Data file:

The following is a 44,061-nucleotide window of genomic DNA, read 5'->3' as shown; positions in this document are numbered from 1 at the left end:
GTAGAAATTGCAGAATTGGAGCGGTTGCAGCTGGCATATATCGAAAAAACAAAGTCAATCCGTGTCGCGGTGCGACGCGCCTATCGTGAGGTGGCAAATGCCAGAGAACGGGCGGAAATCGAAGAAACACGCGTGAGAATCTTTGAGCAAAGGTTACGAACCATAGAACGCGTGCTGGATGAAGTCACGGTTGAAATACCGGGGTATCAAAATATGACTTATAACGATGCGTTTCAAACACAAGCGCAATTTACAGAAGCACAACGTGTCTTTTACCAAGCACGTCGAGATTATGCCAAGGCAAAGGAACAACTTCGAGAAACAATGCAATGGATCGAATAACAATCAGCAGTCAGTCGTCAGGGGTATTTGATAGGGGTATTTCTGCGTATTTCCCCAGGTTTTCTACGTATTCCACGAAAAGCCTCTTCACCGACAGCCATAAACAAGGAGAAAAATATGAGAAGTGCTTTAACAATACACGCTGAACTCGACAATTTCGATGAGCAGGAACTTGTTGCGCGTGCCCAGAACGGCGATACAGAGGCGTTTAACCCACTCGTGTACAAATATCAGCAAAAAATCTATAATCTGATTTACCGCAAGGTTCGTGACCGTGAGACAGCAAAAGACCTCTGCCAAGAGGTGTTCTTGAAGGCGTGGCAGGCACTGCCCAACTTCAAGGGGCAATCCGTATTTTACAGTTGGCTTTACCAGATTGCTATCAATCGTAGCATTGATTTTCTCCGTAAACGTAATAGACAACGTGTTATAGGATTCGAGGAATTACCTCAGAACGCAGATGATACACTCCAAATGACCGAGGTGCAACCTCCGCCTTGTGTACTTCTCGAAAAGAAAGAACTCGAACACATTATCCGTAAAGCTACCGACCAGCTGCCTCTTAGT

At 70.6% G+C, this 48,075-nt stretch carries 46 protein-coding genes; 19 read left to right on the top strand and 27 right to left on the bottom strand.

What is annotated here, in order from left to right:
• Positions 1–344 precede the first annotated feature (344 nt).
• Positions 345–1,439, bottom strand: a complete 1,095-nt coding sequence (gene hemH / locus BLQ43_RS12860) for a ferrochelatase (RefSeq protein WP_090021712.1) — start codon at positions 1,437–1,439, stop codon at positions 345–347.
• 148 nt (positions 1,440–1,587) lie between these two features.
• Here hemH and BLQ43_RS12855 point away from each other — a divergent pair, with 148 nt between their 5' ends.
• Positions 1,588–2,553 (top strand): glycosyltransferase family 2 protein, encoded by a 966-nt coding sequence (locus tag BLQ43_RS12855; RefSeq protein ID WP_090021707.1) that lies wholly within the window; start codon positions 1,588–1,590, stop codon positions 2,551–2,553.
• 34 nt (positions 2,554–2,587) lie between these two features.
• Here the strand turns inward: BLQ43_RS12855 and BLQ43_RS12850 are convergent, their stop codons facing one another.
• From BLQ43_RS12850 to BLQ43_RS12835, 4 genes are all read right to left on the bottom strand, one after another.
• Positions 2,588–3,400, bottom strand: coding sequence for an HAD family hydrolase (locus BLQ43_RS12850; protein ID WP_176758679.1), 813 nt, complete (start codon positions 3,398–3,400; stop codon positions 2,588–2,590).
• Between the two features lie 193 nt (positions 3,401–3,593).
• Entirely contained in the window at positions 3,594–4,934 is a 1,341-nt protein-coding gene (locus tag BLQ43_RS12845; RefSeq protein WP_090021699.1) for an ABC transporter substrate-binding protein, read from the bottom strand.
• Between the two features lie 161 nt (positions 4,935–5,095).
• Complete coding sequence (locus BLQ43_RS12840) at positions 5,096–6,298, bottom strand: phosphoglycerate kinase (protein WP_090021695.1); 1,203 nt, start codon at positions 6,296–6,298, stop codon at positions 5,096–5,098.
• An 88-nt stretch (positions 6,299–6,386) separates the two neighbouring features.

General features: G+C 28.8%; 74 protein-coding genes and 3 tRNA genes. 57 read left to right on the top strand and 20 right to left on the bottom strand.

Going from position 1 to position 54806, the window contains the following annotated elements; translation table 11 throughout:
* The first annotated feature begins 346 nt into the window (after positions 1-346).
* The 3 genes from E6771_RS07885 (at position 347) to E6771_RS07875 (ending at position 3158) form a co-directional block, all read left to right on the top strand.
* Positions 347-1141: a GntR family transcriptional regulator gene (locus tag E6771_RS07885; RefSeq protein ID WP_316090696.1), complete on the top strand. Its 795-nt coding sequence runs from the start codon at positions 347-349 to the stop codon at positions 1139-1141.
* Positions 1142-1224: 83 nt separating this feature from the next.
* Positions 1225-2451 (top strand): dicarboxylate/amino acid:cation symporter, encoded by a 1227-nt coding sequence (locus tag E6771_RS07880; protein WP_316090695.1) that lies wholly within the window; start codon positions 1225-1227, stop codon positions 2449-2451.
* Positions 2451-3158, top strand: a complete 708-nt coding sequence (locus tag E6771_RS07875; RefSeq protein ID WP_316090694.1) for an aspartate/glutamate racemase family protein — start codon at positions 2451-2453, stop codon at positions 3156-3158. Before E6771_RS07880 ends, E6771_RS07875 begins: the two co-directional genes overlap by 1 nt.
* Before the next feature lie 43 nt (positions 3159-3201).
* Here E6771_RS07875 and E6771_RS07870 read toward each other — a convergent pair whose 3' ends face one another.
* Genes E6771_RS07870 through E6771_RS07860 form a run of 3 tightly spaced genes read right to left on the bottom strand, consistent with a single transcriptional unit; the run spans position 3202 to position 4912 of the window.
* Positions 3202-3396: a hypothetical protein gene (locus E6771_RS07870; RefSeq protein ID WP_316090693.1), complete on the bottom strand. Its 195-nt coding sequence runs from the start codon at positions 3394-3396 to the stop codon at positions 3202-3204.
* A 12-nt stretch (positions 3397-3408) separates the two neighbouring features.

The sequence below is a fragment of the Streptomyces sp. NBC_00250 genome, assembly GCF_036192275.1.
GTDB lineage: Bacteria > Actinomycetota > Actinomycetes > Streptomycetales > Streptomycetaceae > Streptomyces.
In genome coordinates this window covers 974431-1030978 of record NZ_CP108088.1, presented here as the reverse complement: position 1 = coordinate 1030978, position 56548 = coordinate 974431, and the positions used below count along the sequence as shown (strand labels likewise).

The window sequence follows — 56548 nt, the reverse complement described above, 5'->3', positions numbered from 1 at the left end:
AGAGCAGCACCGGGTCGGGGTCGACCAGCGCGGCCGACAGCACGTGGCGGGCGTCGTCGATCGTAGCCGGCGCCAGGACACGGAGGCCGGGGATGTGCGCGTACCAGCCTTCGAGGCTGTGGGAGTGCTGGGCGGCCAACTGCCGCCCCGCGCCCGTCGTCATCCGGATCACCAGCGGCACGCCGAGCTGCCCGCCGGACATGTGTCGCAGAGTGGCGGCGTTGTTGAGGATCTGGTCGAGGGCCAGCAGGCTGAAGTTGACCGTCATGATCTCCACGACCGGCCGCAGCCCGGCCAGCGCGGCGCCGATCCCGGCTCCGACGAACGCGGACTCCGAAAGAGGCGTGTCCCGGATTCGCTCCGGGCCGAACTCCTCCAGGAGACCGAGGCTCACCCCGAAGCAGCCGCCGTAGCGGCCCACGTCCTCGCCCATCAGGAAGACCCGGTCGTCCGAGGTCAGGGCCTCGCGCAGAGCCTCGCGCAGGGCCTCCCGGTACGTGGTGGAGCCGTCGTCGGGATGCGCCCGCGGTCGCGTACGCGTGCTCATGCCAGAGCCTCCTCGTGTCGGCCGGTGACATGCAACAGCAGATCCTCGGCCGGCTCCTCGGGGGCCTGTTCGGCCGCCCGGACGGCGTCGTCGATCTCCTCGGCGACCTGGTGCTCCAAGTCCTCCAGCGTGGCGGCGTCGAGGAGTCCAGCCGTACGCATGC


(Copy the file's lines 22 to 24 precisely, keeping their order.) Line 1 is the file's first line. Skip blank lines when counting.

* The 3 genes from E6771_RS07885 (at position 347) to E6771_RS07875 (ending at position 3158) form a co-directional block, all read left to right on the top strand.
* Positions 347-1141: a GntR family transcriptional regulator gene (locus tag E6771_RS07885; RefSeq protein ID WP_316090696.1), complete on the top strand. Its 795-nt coding sequence runs from the start codon at positions 347-349 to the stop codon at positions 1139-1141.
* Positions 1142-1224: 83 nt separating this feature from the next.